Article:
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Discussion in 'Content Creation' started by fufsgfen, Jan 24, 2017.
Sbeam tutorial, for the old sound system.
Fixed error in last slide.
Your graphical way of showing this is very clear, and you don't lack any skills.
I think all tutorials on beam should use your coloured block style!
It is way better than the table-lists of the wiki on jbeam.
I am searching sounds for my covet, and when I find them I will come back for sure!
I think that I will add some disclaimer to method for finding out rpm of engine sample, for noisy or poor quality samples it tends to be rather difficult to get any reliable readings and then you have to do it just by ear.
Doing it by ear is not too difficult, you just need to find video from similar type of engine that you are creating sounds to, in video you should see rpm gauge so it becomes easy to compare sound to your ingame sounds.
If you can't find video where you can see rpm gauge, then you can find out max rpm of that car/vehicle and try to find video where you hear that maximum rpm and idle/near idle rpm, you can then again compare in game sound of those same rpm's to video and adjust sbeam higher or lower pitch, it takes few more attempts this way, but it is not too difficult to get it right.
Anyway I need to do proper write up of that and add it to tutorial, but there is something to help those that are beginning their adventure.
As always, I would like to hear about any issues, bugs, suggestions, constructive criticism so tutorial can be improved, of course liking is appreciated too, thank you to all of them
I usually set "pitchBlendInEndValue" to 10000 (unless the engine can rev higher than that) instead of MaxRPM. That way pitch stays the same at 5000 rpm, for example, if you change from an engine with 6000 MaxRPM to 8000. That also makes it easier to calculate "maxPitch" when it's always sample rpm / 10000.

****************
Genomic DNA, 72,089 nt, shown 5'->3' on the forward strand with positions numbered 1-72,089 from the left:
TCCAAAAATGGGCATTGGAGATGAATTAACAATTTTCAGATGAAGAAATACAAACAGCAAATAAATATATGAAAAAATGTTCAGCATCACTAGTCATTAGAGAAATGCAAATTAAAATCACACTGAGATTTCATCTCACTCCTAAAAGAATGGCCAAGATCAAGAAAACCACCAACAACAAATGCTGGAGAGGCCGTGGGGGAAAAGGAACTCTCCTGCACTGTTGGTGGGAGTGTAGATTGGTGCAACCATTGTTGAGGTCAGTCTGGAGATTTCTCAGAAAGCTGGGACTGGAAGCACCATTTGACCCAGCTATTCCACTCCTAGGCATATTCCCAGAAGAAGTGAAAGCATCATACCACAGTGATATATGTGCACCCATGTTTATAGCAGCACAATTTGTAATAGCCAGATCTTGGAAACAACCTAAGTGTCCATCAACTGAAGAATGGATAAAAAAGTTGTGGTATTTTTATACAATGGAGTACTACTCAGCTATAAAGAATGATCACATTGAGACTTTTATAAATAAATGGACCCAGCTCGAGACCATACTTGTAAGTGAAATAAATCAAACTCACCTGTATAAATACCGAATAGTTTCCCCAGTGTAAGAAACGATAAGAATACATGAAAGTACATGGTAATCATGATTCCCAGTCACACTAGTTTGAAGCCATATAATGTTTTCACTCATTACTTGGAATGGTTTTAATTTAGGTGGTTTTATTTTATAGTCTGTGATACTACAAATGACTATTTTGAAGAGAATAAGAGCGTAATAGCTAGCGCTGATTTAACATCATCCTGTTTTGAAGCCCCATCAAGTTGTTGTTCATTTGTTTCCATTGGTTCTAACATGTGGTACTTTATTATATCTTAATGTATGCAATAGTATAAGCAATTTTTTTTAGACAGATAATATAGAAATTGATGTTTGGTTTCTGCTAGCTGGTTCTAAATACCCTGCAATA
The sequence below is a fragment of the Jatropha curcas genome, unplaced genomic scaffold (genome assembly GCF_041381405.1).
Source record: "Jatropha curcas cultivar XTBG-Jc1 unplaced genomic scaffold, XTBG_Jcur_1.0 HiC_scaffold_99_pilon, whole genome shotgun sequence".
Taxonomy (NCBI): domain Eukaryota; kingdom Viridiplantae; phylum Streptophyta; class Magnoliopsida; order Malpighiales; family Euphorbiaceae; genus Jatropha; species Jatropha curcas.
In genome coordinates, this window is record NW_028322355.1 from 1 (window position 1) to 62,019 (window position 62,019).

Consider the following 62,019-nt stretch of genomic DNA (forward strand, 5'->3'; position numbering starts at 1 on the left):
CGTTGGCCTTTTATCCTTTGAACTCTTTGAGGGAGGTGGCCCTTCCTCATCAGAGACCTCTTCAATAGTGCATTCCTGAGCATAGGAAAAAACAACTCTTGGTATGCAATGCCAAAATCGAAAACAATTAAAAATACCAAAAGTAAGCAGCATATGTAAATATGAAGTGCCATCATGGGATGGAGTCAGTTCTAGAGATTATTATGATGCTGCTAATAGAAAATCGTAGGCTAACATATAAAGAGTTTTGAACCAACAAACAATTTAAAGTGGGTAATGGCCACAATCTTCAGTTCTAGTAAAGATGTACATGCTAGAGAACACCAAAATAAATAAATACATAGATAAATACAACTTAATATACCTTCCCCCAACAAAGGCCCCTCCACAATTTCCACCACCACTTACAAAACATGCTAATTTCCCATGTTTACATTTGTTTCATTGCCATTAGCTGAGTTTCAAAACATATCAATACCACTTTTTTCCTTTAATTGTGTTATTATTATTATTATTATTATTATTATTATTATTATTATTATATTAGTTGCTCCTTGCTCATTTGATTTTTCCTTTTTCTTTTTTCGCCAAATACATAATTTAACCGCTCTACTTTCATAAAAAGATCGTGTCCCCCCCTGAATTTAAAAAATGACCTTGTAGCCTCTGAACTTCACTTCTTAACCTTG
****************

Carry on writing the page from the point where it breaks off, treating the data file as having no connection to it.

I think "pitchBlendInStartValue" should always be 0 for engine rpm sounds.
The pitch value in "Change Pitch" in Audacity can be unreliable, as you said. A better way is to open Analyze > Plot Spectrum to get a frequency analysis of the sample. Turn up the "Size" option and resize the window to get a better view. Sometimes it's hard to interpret, but the 16_exhaust_3810rpm.ogg example has a clear peak at 128 Hz, or 3840 rpm.
I'm bumping this old thread, because some might find it useful.
( ͡° ͜ʖ ͡°)
But nice that you updated it, might come useful
This is actually very useful. thanks
Having more tutorials like this could help a lot.
I have been thinking the same, especially some wiki pages are such that with proper rewrite they would be a lot more useful, maybe some day I have time and enough clear head to make some more.
This should be a section in the audio page on wiki. This guide really helped me when I was still playing with .sbeam. I think the .sbeam system is really powerful because one can manually adjust pitch, volume, and blend in/out values, and other modifiers per sound file listed in the .sbeam.
Nowadays I only use the new audio system because it is somewhat easier to setup and can assign different sound per engine & car.
I think your Excel setup is wrong, looking at the equation and then the Excel equation looks different. Tried it on my end and it's giving me a very weird RPM value.
Screenshot after using equation mentioned instead of Excel equation:
I think you are correct, there is C2 which there should not be, with =A2/(B2/2)*60 I got number that was same as I did write about.
I did not have too much success with that method though, sometimes it worked fine, sometimes it did not, it was easier for me to tune by ear.
Anyway I will put corrected slide up there, thanks!
Can one put variables and math in an SBEAM?
I want to have the engine pitch increase starting 1000 after MAXRPM